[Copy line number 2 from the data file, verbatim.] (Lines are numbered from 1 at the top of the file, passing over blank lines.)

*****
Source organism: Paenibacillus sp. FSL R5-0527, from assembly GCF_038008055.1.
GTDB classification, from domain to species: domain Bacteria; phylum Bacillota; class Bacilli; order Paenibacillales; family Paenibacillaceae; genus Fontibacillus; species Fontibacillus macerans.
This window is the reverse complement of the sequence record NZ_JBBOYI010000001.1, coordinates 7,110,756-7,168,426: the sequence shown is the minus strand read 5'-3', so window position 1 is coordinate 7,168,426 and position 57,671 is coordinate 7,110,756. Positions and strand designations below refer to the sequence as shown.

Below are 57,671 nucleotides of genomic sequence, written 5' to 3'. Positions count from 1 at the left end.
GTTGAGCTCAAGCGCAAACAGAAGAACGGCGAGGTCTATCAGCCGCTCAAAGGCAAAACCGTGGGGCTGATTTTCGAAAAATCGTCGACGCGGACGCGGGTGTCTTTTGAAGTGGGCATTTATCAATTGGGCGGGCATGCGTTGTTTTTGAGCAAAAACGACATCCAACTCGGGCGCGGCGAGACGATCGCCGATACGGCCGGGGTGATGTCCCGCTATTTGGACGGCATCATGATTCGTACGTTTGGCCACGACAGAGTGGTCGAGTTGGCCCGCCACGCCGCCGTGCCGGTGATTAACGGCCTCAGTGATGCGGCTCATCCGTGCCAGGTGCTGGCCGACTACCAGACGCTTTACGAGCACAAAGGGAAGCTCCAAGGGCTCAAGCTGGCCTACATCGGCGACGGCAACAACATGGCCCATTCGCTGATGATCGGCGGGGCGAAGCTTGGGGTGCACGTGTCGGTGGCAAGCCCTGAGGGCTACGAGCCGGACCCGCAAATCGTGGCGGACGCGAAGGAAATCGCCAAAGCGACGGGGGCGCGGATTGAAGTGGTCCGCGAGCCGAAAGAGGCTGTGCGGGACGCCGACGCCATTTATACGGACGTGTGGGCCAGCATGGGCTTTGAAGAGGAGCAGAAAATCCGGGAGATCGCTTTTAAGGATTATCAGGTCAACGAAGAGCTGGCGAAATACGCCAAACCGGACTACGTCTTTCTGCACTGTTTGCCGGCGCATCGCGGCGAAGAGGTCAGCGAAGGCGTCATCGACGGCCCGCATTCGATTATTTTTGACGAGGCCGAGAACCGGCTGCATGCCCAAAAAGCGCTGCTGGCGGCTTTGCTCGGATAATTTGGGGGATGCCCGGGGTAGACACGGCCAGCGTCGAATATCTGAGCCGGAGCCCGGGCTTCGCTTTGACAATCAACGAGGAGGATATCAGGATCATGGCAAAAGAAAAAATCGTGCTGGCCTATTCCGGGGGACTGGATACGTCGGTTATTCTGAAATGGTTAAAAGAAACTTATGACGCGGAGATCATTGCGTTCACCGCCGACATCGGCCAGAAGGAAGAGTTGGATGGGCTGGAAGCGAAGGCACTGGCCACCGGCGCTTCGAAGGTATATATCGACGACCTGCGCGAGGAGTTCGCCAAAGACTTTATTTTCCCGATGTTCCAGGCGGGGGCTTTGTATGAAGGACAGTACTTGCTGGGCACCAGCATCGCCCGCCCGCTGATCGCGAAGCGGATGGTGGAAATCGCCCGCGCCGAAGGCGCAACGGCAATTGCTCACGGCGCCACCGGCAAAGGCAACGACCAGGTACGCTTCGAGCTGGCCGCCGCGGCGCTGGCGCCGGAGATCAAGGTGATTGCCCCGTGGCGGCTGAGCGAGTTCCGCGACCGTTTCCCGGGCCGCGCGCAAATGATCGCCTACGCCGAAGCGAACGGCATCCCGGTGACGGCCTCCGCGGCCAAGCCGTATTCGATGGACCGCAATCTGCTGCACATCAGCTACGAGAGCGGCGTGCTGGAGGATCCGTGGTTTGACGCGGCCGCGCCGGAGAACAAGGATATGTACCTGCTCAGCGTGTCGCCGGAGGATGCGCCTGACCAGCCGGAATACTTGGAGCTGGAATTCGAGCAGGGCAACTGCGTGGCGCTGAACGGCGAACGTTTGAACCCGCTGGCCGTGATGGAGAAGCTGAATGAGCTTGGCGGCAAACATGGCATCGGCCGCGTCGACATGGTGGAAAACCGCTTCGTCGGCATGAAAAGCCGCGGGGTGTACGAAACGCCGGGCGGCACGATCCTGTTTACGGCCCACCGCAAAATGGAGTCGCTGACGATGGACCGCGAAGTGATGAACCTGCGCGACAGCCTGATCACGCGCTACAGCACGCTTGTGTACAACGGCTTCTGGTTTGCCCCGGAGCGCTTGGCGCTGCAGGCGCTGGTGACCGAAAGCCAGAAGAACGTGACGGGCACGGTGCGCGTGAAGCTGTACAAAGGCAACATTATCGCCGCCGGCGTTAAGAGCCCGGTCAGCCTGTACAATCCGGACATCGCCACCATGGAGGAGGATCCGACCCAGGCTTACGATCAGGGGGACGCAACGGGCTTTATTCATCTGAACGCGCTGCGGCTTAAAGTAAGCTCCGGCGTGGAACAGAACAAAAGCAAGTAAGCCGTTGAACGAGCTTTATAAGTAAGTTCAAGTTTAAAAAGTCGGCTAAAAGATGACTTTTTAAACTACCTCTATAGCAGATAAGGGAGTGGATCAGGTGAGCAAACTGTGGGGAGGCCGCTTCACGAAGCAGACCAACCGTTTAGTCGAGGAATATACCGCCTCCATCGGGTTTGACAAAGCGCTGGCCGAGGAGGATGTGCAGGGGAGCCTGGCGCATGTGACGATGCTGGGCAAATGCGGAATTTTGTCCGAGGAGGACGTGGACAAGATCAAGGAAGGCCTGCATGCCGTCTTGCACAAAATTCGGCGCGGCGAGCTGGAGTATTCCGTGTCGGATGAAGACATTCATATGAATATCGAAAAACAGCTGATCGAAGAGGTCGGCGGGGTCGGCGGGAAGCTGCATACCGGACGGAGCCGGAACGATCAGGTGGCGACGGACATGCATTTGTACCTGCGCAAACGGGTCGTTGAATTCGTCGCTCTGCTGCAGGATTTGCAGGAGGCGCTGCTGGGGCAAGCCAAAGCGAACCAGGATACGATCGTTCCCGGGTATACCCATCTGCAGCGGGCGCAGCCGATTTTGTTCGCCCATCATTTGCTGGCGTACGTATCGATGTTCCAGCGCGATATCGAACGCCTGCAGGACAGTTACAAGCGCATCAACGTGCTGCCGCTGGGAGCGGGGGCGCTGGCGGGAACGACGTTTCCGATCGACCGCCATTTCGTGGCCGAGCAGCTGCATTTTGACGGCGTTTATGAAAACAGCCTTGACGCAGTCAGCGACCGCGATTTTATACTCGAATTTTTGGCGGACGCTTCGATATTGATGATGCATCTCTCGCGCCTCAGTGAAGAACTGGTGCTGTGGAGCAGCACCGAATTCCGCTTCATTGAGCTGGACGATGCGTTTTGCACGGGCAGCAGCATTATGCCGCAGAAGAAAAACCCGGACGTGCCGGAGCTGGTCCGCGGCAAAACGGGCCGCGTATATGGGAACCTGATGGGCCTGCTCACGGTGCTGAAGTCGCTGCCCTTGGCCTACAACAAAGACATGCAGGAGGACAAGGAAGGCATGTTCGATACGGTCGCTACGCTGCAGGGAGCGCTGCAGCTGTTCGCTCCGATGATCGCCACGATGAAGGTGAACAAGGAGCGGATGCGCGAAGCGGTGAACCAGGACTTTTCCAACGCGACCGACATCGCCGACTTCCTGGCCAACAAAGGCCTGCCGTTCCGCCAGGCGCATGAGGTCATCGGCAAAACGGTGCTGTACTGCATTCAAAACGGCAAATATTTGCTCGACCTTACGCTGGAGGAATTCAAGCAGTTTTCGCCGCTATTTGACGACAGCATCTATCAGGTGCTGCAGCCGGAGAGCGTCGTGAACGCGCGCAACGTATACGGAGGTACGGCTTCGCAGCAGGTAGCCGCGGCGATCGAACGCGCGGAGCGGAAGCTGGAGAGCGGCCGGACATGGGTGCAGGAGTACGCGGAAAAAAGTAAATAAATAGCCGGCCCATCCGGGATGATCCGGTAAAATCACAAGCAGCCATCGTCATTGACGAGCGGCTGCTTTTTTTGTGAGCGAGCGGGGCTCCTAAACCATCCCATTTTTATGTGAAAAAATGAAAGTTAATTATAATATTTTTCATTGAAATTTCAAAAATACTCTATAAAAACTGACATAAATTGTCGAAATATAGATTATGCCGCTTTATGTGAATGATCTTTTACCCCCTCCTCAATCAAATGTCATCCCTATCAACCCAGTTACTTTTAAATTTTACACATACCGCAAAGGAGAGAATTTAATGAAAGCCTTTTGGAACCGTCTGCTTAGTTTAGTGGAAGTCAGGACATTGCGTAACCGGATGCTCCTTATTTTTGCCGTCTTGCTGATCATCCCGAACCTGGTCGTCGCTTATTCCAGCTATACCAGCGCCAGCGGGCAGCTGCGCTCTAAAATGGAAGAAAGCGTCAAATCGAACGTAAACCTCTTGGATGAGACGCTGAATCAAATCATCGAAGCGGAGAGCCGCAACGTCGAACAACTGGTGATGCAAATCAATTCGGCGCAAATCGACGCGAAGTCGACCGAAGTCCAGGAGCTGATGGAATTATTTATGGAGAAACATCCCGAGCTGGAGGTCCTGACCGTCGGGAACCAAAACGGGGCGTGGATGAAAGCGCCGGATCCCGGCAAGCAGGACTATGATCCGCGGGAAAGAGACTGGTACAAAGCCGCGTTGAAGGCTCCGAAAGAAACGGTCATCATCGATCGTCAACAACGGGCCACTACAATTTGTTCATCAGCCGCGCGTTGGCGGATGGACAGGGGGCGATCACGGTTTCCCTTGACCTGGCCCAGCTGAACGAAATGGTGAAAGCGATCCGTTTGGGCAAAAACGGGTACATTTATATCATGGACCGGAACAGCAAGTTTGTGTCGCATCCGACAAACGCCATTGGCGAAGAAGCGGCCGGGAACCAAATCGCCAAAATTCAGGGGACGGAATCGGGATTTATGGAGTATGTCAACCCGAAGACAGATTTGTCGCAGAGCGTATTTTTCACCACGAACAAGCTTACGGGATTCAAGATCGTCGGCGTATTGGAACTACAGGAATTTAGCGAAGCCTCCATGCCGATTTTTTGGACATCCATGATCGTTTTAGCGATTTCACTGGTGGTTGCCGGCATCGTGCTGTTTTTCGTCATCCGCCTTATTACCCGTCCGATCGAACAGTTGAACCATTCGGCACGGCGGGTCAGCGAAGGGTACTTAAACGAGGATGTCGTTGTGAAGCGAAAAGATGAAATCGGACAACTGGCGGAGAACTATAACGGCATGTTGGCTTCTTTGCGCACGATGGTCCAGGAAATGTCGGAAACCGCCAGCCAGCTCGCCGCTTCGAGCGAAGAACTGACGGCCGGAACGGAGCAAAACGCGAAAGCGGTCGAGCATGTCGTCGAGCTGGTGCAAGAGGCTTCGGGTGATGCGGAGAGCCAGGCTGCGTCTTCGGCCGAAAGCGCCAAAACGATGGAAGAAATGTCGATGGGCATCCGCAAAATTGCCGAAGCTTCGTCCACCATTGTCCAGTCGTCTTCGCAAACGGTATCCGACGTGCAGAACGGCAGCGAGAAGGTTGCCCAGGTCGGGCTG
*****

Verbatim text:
GTDB classification, from domain to species: domain Bacteria; phylum Bacillota; class Bacilli; order Paenibacillales; family Paenibacillaceae; genus Fontibacillus; species Fontibacillus macerans.